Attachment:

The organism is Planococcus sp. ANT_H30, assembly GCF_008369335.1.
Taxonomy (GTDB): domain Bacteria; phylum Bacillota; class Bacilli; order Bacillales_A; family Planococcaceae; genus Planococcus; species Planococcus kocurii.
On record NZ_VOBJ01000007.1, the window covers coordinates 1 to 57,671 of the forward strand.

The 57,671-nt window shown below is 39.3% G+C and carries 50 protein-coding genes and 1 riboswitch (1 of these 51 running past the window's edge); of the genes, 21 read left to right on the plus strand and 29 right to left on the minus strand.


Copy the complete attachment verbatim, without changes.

The organism is Planococcus sp. ANT_H30, assembly GCF_008369335.1.
Taxonomy (GTDB): domain Bacteria; phylum Bacillota; class Bacilli; order Bacillales_A; family Planococcaceae; genus Planococcus; species Planococcus kocurii.
On record NZ_VOBJ01000007.1, the window covers coordinates 1 to 57,671 of the forward strand.

The 57,671-nt window shown below is 39.3% G+C and carries 50 protein-coding genes and 1 riboswitch (1 of these 51 running past the window's edge); of the genes, 21 read left to right on the plus strand and 29 right to left on the minus strand.